Broadway Musical Failures – “American Psycho – The Musical,” “Finding Neverland,” and “Waitress”

This review aired on KBAQ June 20, 2016

New York City, NY

Musicals will always be Broadway’s biggest favorites but sometimes new musicals come up wanting.  During my recent New York City trip, two musicals were sad misses and one disappointed considering the movie it was based on.

Two weeks ago I reviewed the musical hits including the “Shuffle Along” and “She Loves Me” revivals, last season’s Best Musical Tony winner, “Fun Home,” and “Tuck Everlasting.”  This season’s Broadway musical duds were “American Psycho,” based on the 2000 horror film proved the goriest musical I’ve ever seen.  A musical version of “Finding Neverland”  negatively changed the film’s charming story in a boring production that was further impacted by seeing five understudies and placement cast who failed to instill magic in the altered story.  “Waitress” is blessed with a marvelous cast in a better adaptation but the musical version adds nothing to the original film.

Gerald Schoenfeld Theatre, New York, NY

Since “American Psycho” was a movie dud, the question of why it was adapted as a musical is never answered.  The score is forgettable and unless you love a blood splattered stage, there’s nothing interesting here.  Star Benjamin Walker apparently loved parading around in his underwear because he has no musical or acting talent.  “American Psycho’s” brief Broadway run ended almost as soon as it began.  “American Psycho” has closed.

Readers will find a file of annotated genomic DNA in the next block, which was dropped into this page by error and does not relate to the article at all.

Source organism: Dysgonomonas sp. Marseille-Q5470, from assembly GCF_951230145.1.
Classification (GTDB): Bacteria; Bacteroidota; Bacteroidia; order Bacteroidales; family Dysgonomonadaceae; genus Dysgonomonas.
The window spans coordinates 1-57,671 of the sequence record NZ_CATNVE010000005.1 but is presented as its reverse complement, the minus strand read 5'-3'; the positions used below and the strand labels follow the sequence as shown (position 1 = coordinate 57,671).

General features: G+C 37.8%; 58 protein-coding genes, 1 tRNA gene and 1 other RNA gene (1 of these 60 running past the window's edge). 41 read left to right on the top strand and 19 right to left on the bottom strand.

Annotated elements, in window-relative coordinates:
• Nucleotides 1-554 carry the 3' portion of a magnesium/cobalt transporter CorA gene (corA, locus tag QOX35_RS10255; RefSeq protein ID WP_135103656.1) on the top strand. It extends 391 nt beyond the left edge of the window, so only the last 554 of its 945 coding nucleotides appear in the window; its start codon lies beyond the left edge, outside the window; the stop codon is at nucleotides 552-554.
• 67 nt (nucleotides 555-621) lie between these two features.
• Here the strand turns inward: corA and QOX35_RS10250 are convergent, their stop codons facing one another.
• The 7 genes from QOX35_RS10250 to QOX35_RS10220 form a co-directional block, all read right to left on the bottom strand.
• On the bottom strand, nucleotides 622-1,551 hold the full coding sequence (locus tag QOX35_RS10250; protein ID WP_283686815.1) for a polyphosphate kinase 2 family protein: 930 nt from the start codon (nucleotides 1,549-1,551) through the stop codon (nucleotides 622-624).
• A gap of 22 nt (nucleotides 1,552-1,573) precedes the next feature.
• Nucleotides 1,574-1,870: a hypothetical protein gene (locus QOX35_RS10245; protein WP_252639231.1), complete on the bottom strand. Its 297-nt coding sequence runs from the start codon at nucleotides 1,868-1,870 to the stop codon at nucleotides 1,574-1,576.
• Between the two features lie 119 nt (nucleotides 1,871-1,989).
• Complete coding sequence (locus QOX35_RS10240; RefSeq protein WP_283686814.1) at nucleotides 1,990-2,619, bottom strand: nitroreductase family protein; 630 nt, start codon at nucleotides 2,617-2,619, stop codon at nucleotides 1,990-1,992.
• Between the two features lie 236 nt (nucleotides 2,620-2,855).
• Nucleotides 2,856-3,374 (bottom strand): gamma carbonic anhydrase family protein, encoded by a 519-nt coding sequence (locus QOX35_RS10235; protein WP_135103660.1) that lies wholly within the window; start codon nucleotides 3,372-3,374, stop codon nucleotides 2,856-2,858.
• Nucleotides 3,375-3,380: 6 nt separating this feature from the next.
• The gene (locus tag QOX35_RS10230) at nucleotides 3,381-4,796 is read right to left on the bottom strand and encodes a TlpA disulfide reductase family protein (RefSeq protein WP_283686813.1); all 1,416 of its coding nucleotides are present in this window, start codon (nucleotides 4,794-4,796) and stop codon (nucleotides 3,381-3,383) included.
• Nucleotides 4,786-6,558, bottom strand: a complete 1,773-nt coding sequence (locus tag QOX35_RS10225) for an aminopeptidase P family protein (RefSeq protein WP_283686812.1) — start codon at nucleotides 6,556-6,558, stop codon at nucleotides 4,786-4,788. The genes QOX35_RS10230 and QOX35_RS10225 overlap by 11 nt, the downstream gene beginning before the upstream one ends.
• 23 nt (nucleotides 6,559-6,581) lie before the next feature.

Grade: D

Lunt-Fontanne Theatre, New York, NY

“Finding Neverland” is an awful adaptation of a successful movie.  It tells of J. M. Barrie’s creation of his immortal “Peter Pan” but the Broadway adapter James Graham messes with the popular story just enough to ruin its charm.  The performances were miserable except for Laura Michelle Kelly who tries hard to make the boy’s mother winning to Barrie.  “Finding Neverland” is due at ASU Gammage and it’s one to skip.  “Finding Neverland” continues to August 21.  For tickets, call the Ticketmaster box office at 877-250-2929 or order tickets online at

Grade: F

Brooks Atkinson Theatre, New York, NY

The charming 2007 film “Waitress” tells about Jenna, a small town waitress married to an awful guy who finds herself pregnant.  When she meets the town’s new doctor, she has the courage to divorce her husband.  The pleasant story doesn’t get too muddled and the show boasts three remarkable leads.  Jessie Mueller’s Jenna, the pregnant waitress. finds the role’s touching sincerity and she forcefully stands up to her husband.  Kimiko Glenn’s Dawn and Keala Settle’s Becky, Jenna’s fellow waitresses, encourage her to get rid of her husband.  The lackluster score adds nothing and director Diane Paulus fails to instill anything musically charming into the story.  Of the three musical misses, “Waitress” partially succeeds because of the superlative cast.  “Waitress” continues indefinitely.  For tickets, call the Ticketmaster box office at 877-250-2929 or order tickets online at

Grade: C

A few comments about attending Broadway shows.  Although tickets are expensive, attending Broaway theater has become anything but pleasurable.  Lines now form outside before the theaters open and you snake slowly before you enter the theater.  Although Broadway’s old theaters remain great spaces to see shows, Broadway theaters are tight and uncomfortable.  Inadequate restrooms are hidden down steep stairs in the basement and it takes forever to reach them during intermissions.  Considering the price of tickets, Broadway needs a renaissance so theaters become more hospitable.